ContactSales: Showbox, Seoul ([email protected])
Theatrical release: South Korea, 2 Feb 2012.
Presented by Showbox/Mediaplex (SK), Produced by Palette Pictures (SK), Showbox/Mediaplex (SK). Executive producer: Yu Jeong-hun. Producers: Park Shin-gyu, Yu Jeong-hun.
Script: Yoon Jong-bin. Photography: Go Rak-seon. Editing: Kim Sang-beom, Kim Jae-beom. Music: Jo Yeong-uk. Art direction: Jo Hwa-seong. Costumes: Gwon Yu-jin, Im Seung-hui. Sound: Jeong Gun, Kim Seok-won, Kim Chang-seop. Action: Heo Myeong-haeng. Special effects: Jeong Do-an, Kim Tae-ui. Visual effects: Kim Jun-hyeong (Digital Idea).
Cast: Choi Min-shik (Choi Ik-hyeon), Ha Jung-woo (Choi Hyeong-bae), Jo Jin-ung (Kim Pan-ho), Don Lee (Pimp Kim), Gwak Do-won (Jo Beom-seok, Busan public prosecutor), Kim Seong-gyun (Park Chang-u, Hyong-bae's deputy), Kim Jong-su (Jang Ju-im, Ik-hyeon's customs colleague), Kim Jong-gu (Jo Bong-ju, customs chief), Gwon Tae-won (Heo Sam-shik, hotel owner), Song Yeong-chang (Han, defence lawyer), Kim Hye-eun (Yeo, nightclub manager), Kim Yeong-seon (Ik-hyeon's wife), Kim Gwang-hyeon (team member), Lee Cheol-min (Hyeong-bae's no. 6), Jang U-jin (Seo), Kim Sang-il (Choi Du-hyeon), Go In-beom (Choi Mu-il, Hyeong-bae's father), Yu Sang-jae (Hyeong-bae's no. 11), Kim Jin-hyeok (Hyeong-bae's no. 5), Kim Eung-su (Choi Ju-dong, Seoul public prosecutor), Park Seong-gwang (MC at birthday party), Nakajima Takeshi (Ganeyama Jaidoku, Japanese yakuza), Lee Seung-min (soldier's wife), Park Byeong-eun (soldier).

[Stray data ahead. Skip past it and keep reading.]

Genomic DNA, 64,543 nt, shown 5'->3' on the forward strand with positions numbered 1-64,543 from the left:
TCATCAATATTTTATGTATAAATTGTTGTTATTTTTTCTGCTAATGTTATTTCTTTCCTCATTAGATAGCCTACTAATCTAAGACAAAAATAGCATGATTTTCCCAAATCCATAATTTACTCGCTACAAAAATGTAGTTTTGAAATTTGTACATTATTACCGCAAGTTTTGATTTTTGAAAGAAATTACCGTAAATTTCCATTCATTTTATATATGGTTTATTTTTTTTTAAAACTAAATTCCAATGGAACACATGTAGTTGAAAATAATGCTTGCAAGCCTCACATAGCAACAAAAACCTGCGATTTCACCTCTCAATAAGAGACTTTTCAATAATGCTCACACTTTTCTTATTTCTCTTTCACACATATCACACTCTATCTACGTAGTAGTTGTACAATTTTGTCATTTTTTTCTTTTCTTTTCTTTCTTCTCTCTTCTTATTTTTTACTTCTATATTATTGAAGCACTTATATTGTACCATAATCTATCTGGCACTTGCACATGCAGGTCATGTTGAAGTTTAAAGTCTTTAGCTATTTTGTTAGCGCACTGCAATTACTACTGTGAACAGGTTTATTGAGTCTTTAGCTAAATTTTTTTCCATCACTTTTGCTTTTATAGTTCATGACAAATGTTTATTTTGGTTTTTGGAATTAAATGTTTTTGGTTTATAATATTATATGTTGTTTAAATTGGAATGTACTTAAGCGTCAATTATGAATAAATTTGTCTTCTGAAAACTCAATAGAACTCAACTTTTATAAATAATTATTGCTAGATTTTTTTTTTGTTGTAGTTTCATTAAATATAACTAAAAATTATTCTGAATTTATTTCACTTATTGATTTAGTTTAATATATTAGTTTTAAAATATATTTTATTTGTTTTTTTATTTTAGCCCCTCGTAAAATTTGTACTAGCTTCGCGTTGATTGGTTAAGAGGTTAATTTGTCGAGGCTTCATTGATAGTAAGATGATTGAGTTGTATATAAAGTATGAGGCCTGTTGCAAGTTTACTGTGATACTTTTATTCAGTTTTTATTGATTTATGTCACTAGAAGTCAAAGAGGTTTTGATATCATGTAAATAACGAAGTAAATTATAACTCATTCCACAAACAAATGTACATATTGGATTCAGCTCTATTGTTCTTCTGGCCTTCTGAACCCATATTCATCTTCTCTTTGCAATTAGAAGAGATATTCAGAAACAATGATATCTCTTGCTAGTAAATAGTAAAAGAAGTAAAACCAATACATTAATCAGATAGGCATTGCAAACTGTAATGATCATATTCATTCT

Nameless Gangster: Rules of the Time 범죄와의 전쟁 : 나쁜놈들 전성시대
Period crime drama
2012, colour, 2.35:1, 133 mins
Directed by Yoon Jong-bin (윤종빈 | 尹鐘彬)
By Derek Elley
Fri, 06 April 2012, 14:05 PM (HKT)
Okay '80s gangster saga with strong performances but no real drama or freshness. Asian and genre events.